WHY WON’T YOU JUST SLEEP?

You can’t wait to hit the sack, but your baby seems to have other ideas. ELISA CHIA gets ex­pert tips on how you can help him to nod off.

Young Parents (Singapore) - - Contents -

You can’t wait to hit the sack, but your baby seems to have other ideas. Ex­perts share how you can help him to nod off.

How much sleep does my new­born need?

DR PANG A new­born gen­er­ally sleeps two to four hours at a time, adding up to about 18 hours a day. He wakes up hun­gry and needs to eat around the clock at first, so night and day don’t mat­ter much.

But they mat­ter to me! How can I set his body clock?

DR PANG You can be­have dif­fer­ently. Dur­ing the day, talk to him more while you feed him. At night, be more sub­dued and quiet. Keep the light­ing dim. Even­tu­ally, he will catch on and be­gin to sleep more at night.

But to sleep through the night? How soon that hap­pens will vary ac­cord­ing to the in­di­vid­ual, as well as fac­tors like age and cir­cum­stances.

Will my baby sleep bet­ter in a sarong?

DR TOH It’s quite nor­mal for any­body to feel sleepy with move­ment. That’s what a sarong does. Even when a mum cra­dles her child, her rock­ing helps to calm and coax the lit­tle one to sleep.

But here’s the more im­por­tant ques­tion: Is it safe? Your baby might fall out from the sarong and, in the worst sce­nario, frac­ture his skull.

Thank­fully, the in­ci­dence of se­vere head in­jury has dropped sig­nifi­cantly be­cause sarong sleep­ing is hardly prac­tised now.

Should we tip­toe around our new­born to help him sleep longer?

DR KARP No, that’s a myth. Ba­bies don’t like crash­ing and chaotic noises, but they des­per­ately need rhyth­mic, rum­bling noises when they’re asleep and up­set. In the womb, they had that 24/7. When they get this white noise, they are much hap­pier and bet­ter sleep­ers.

There are many CDs with record­ings of womb sounds. You can get them from mo­bile apps, too – but a word of warn­ing about smart­phones: They re­lease mi­crowave ra­di­a­tion, so you should al­ways put yours on air­plane mode when you place it near your baby.

How do I teach him to soothe him­self to sleep?

DR KARP I’d like to share one of my book’s key sug­ges­tions. I warn you, it may make you think I’ve lost my mar­bles. But hu­mour me. It’s called wake-and-sleep.

Many sleep ex­perts warn that mums who lull their ba­bies to sleep in their arms or while suck­ling are set­ting them­selves up for mis­ery. They cau­tion that ba­bies soothed to sleep ev­ery night won’t learn to self-soothe and will be hooked on Mama’s help to sleep ev­ery time they wake up.

The ad­vice sounds log­i­cal, but it puts par­ents in a ter­ri­ble bind. Yes, rock­ing or nurs­ing a baby to sleep ev­ery night will cre­ate a sleep cue he ex­pects at ev­ery wak­ing. But it’s im­pos­si­ble to keep him from zonk­ing out when he’s be­ing cra­dled with a stom­ach full of warm, sweet milk.

Be­sides, there is noth­ing more beau­ti­ful than rock­ing your pre­cious, sleep­ing child in your arms. So, it feels wrong to tell par­ents and care­givers not to cud­dle their ba­bies to sleep. Yet, it will keep him from learn­ing the skill of self-sooth­ing.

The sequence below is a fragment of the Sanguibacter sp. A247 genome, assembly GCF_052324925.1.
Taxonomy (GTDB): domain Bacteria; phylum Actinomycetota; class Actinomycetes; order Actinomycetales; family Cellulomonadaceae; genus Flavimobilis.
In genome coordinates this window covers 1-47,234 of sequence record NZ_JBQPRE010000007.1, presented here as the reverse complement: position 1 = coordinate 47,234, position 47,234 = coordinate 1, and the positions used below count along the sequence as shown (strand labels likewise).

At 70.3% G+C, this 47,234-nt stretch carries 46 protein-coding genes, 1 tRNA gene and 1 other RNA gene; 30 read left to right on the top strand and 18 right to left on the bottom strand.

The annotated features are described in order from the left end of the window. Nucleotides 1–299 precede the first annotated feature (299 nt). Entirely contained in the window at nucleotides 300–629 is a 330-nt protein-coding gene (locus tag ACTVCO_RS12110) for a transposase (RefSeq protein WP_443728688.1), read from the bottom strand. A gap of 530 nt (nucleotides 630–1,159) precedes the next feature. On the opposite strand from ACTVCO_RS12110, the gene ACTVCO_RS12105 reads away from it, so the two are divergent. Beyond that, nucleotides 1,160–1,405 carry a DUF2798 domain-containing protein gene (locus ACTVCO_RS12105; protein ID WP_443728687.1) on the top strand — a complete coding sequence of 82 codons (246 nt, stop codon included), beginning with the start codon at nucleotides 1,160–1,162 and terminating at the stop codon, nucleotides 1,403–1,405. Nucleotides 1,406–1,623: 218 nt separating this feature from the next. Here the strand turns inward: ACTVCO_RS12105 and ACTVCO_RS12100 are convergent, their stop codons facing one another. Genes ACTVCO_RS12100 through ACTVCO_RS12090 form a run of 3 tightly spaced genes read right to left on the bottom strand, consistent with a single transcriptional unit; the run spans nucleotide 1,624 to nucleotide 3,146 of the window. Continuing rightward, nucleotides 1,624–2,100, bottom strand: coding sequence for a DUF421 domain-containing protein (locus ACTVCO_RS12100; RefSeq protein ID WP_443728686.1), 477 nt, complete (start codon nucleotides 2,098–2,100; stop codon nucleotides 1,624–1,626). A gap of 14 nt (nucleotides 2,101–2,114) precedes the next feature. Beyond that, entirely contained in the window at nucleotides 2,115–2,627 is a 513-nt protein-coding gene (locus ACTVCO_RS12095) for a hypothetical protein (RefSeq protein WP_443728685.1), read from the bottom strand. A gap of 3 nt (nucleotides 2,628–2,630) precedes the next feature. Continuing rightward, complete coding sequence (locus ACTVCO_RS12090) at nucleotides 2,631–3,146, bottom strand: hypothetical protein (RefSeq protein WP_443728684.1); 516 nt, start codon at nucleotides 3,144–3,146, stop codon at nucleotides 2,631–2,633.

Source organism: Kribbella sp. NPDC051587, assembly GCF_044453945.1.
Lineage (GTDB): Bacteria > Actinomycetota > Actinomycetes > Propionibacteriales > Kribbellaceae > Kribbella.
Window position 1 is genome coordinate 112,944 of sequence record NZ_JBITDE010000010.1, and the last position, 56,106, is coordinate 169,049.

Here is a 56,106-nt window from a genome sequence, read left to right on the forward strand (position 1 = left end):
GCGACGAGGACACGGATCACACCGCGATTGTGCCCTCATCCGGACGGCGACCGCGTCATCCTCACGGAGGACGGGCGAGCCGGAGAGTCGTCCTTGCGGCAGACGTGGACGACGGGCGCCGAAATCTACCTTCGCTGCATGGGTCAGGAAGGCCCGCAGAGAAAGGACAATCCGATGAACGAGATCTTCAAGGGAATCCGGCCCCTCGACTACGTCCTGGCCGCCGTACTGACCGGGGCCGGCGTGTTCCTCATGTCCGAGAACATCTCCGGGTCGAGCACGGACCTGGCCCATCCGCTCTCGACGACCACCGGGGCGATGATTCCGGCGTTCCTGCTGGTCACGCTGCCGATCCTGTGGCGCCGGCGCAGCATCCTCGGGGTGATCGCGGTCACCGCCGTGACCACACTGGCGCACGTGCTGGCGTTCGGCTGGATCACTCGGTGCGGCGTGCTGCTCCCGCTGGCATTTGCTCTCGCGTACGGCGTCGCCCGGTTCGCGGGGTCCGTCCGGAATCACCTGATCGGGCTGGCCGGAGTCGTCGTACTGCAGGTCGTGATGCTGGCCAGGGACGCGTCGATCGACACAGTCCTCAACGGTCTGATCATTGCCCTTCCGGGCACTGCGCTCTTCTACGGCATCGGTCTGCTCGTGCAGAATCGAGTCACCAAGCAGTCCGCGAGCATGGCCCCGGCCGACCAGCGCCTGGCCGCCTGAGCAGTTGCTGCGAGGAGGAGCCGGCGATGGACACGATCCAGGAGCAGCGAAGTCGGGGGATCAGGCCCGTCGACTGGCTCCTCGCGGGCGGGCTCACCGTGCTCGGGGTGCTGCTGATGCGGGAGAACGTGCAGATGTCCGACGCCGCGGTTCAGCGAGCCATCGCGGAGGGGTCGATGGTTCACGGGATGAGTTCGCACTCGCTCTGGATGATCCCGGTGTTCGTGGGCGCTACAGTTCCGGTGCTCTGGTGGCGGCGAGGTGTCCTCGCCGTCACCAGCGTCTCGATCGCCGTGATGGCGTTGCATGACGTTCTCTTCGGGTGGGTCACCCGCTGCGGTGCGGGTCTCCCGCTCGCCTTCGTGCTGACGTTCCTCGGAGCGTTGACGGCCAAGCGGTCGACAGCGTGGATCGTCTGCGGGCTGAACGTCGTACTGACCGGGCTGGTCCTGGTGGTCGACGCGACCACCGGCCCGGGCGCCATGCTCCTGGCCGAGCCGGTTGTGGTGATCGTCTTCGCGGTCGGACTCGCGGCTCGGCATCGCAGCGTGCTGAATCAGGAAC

So, what’s a mum to do? Luck­ily, there’s an easy so­lu­tion to this puz­zle. As your baby’s bed­time ap­proaches:

- Turn on white noise (at the in­ten­sity of a soft shower).

- Give a full feed­ing with lots of de­li­cious hold­ing and rock­ing.

- When he fin­ishes, swaddle and rock him as long as you want.

But… when you place him in the crib – swad­dled and with the sound play­ing – jig­gle him to wake him up a tiny bit. When you rouse your in­fant af­ter a good feed, his lit­tle eyes will open for a sec­ond or two and then he will slide back into dream­land.

If he keeps fuss­ing, pick him back up to calm him, but be sure to wake him a tiny bit again when you put him back down.

You’re prob­a­bly think­ing: “Are you out of your mind? There’s no way I’m go­ing to wake my sleep­ing baby!” But, this is one of the most im­por­tant tips I can teach you. Even a few sec­onds of drowsy wak­ing will be­gin to teach your baby how to self-soothe.

Within a few weeks, you will get a huge re­ward: As long as he’s not hun­gry or un­com­fort­able, he’ll of­ten be able to slide back into sleep on his own.

Can you hear that? My sweetie is snor­ing. He must be in deep sleep.

DR PANG No, no, no. Snor­ing is sign of sleep ap­noea. This is when the child doesn’t get enough oxy­gen, which may lead to poor con­cen­tra­tion, short at­ten­tion span, hy­per­ac­tiv­ity dis­or­ders and even brain dam­age.

Check if his mouth is open while asleep – his nose pas­sage may be blocked. High­light this to his doc­tor.

Is it okay to bring Baby into our bed?

DR TOH As a pae­di­a­tri­cian, I’ve never en­cour­aged bed shar­ing. I was a med­i­cal of­fi­cer in the Ac­ci­dent and Emer­gency Depart­ment and, one night, a fran­tic fa­ther rushed a life­less in­fant into the emer­gency room and begged us to re­vive the child.

The child never made it. It was a tragic story of the dad wak­ing up and find­ing the in­fant pinned un­der him.

The health au­thor­i­ties and gov­ern­ment bod­ies ad­vis­ing against bed shar­ing have sparked heated de­bate in re­cent years. Those who are in favour of this prac­tice cite in­creas­ing suc­cess at breast­feed­ing, es­pe­cially be­yond six months.

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